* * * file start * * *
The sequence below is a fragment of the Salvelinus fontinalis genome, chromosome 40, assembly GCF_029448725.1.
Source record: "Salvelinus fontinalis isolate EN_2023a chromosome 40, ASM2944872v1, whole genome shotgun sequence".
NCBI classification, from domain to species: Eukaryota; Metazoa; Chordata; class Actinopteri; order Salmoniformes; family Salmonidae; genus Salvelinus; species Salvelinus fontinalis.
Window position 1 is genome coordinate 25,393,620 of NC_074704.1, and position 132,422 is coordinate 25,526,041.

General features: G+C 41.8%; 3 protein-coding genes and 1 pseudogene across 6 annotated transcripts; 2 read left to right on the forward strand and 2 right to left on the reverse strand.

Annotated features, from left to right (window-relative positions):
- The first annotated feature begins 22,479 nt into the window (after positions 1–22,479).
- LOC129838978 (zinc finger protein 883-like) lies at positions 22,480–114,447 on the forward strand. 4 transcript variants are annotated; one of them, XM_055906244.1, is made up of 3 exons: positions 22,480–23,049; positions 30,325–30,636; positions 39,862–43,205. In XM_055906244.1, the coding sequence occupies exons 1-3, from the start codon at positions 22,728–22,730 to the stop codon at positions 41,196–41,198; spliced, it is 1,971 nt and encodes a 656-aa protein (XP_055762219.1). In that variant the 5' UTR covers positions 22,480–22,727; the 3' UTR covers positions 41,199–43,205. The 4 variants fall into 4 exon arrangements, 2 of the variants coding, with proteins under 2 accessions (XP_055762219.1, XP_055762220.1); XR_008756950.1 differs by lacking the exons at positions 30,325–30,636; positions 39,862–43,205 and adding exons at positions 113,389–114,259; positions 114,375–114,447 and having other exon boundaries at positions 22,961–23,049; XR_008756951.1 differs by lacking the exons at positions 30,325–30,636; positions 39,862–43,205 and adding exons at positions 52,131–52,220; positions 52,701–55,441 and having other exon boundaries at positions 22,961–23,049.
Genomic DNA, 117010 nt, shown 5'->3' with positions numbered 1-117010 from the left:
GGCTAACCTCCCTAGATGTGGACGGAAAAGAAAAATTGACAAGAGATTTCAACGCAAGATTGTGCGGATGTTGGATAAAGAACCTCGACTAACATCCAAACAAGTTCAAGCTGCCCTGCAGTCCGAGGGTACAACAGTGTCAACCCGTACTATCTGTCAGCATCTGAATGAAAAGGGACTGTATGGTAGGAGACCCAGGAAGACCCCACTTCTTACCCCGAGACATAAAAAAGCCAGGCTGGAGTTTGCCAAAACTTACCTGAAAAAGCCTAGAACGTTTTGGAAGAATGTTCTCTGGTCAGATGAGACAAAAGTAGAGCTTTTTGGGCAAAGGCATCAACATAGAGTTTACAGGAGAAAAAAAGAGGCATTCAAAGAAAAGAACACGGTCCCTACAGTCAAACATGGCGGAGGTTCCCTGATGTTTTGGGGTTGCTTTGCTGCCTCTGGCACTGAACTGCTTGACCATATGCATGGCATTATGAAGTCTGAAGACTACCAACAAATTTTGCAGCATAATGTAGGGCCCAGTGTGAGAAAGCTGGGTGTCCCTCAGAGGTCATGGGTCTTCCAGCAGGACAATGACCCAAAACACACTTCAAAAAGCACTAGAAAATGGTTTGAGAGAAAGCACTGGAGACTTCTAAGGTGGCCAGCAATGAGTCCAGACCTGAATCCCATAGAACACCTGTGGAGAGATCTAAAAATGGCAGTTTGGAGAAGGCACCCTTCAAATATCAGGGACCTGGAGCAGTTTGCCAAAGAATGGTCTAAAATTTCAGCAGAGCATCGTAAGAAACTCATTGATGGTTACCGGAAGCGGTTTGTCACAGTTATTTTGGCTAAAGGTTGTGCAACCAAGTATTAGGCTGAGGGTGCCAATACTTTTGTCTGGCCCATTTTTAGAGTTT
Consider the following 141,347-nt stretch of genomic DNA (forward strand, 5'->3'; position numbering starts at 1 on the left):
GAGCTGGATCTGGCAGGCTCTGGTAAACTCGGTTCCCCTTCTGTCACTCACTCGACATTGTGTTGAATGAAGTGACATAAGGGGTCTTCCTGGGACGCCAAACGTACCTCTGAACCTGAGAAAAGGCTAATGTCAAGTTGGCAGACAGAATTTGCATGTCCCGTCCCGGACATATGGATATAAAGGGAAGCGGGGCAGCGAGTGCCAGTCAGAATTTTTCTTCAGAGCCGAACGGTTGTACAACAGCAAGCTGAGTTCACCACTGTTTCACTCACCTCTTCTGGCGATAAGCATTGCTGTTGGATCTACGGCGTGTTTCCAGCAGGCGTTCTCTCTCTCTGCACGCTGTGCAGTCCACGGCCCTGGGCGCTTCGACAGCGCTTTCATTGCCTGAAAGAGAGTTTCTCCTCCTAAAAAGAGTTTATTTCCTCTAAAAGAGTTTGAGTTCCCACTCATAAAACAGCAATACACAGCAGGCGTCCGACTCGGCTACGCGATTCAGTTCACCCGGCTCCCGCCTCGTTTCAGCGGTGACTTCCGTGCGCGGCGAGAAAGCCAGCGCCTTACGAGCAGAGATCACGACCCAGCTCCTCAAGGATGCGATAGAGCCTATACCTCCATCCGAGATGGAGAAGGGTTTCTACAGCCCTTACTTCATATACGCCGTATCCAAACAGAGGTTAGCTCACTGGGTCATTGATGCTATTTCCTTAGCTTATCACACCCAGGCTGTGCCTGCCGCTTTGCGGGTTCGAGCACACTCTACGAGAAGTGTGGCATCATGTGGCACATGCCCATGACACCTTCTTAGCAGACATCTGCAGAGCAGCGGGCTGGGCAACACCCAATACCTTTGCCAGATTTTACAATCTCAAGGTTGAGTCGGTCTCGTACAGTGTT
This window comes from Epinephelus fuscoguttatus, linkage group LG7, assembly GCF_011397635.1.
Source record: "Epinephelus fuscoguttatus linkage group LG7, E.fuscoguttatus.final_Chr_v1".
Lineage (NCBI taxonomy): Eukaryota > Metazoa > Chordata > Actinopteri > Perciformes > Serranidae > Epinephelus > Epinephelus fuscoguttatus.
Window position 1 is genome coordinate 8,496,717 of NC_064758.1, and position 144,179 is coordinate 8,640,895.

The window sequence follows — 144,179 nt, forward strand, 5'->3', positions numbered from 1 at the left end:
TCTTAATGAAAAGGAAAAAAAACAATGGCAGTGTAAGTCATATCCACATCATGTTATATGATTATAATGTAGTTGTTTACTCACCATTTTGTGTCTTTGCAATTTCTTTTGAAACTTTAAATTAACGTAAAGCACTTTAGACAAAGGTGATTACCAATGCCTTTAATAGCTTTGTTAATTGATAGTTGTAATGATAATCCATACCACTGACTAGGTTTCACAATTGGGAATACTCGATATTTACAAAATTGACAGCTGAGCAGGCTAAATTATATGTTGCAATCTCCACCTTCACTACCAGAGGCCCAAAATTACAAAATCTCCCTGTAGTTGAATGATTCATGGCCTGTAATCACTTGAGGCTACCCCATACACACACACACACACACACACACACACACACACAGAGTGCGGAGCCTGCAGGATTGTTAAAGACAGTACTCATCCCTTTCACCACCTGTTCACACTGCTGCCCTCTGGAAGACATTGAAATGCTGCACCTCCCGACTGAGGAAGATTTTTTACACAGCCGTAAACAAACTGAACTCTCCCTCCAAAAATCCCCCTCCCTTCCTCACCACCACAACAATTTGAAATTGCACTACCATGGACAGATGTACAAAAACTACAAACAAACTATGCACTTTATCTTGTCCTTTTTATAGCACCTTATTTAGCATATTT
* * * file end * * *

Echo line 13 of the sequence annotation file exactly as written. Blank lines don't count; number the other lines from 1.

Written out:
This window comes from Epinephelus fuscoguttatus, linkage group LG7, assembly GCF_011397635.1.